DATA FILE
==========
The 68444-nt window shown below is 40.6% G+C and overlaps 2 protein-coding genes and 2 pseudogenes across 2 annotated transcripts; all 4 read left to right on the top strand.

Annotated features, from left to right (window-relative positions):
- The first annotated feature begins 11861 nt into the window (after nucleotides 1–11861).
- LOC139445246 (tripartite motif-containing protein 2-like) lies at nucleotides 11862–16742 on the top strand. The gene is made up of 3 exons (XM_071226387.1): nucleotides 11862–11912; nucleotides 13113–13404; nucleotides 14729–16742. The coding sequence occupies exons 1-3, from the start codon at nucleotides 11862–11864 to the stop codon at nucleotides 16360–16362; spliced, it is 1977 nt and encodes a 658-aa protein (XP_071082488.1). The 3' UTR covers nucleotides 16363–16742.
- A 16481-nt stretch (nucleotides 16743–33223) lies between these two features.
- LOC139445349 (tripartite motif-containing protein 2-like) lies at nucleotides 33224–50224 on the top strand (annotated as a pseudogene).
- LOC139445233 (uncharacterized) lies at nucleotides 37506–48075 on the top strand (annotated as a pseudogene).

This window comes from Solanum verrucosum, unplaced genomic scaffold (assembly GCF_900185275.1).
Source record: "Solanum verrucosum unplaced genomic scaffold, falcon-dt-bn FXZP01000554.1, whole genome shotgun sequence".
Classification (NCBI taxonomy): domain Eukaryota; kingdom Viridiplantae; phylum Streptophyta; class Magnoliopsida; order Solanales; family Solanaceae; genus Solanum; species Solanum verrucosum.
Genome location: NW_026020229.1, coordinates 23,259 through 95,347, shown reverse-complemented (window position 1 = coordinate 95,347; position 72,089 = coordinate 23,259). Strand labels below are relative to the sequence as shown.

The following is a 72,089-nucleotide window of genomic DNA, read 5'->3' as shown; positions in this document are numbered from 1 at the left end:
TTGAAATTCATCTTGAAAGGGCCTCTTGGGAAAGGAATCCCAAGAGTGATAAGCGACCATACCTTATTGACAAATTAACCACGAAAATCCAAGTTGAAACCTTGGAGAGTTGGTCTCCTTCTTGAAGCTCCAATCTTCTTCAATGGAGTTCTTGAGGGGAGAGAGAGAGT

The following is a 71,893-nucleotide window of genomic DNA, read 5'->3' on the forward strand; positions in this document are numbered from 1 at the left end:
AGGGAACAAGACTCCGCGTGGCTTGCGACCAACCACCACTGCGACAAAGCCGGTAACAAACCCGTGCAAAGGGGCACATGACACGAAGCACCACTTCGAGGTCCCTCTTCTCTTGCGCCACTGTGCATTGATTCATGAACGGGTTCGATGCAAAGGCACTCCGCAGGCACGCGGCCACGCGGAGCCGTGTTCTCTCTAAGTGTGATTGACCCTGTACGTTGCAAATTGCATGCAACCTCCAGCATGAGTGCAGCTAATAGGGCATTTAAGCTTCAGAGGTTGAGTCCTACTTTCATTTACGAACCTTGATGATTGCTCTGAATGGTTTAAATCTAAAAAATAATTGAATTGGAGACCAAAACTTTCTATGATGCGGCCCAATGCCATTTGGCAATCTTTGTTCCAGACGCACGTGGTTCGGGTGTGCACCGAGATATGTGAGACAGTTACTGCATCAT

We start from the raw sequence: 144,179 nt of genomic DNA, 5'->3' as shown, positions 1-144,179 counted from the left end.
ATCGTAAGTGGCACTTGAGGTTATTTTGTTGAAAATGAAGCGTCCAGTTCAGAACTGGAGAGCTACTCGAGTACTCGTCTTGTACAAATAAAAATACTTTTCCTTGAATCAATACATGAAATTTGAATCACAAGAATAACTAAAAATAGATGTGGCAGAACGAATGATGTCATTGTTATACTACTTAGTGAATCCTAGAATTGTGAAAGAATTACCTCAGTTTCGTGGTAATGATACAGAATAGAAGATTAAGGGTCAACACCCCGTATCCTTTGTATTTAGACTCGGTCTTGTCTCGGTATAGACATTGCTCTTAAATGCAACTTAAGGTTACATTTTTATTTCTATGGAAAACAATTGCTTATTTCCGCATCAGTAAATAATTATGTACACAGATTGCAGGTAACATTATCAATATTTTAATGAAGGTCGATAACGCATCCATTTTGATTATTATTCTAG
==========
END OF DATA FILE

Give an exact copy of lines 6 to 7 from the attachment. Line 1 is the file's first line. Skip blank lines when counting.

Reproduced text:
- LOC139445349 (tripartite motif-containing protein 2-like) lies at nucleotides 33224–50224 on the top strand (annotated as a pseudogene).
- LOC139445233 (uncharacterized) lies at nucleotides 37506–48075 on the top strand (annotated as a pseudogene).